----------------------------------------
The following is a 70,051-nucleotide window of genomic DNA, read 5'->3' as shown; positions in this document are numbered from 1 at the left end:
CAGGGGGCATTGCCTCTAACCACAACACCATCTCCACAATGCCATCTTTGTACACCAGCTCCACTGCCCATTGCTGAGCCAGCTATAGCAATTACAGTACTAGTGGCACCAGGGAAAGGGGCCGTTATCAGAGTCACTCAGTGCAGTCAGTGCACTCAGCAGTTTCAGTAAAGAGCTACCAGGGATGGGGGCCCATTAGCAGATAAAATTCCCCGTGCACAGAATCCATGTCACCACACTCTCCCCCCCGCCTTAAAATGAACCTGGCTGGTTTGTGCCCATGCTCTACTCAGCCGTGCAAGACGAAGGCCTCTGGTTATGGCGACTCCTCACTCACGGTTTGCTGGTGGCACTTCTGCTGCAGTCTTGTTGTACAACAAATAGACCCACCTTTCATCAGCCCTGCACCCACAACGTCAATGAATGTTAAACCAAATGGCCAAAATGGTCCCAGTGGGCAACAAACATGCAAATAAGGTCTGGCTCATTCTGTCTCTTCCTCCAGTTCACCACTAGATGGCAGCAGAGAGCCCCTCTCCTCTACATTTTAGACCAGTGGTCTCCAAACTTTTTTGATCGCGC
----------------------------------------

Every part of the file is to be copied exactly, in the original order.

The following is a 70,051-nucleotide window of genomic DNA, read 5'->3' as shown; positions in this document are numbered from 1 at the left end:
CAGGGGGCATTGCCTCTAACCACAACACCATCTCCACAATGCCATCTTTGTACACCAGCTCCACTGCCCATTGCTGAGCCAGCTATAGCAATTACAGTACTAGTGGCACCAGGGAAAGGGGCCGTTATCAGAGTCACTCAGTGCAGTCAGTGCACTCAGCAGTTTCAGTAAAGAGCTACCAGGGATGGGGGCCCATTAGCAGATAAAATTCCCCGTGCACAGAATCCATGTCACCACACTCTCCCCCCCGCCTTAAAATGAACCTGGCTGGTTTGTGCCCATGCTCTACTCAGCCGTGCAAGACGAAGGCCTCTGGTTATGGCGACTCCTCACTCACGGTTTGCTGGTGGCACTTCTGCTGCAGTCTTGTTGTACAACAAATAGACCCACCTTTCATCAGCCCTGCACCCACAACGTCAATGAATGTTAAACCAAATGGCCAAAATGGTCCCAGTGGGCAACAAACATGCAAATAAGGTCTGGCTCATTCTGTCTCTTCCTCCAGTTCACCACTAGATGGCAGCAGAGAGCCCCTCTCCTCTACATTTTAGACCAGTGGTCTCCAAACTTTTTTGATCGCGC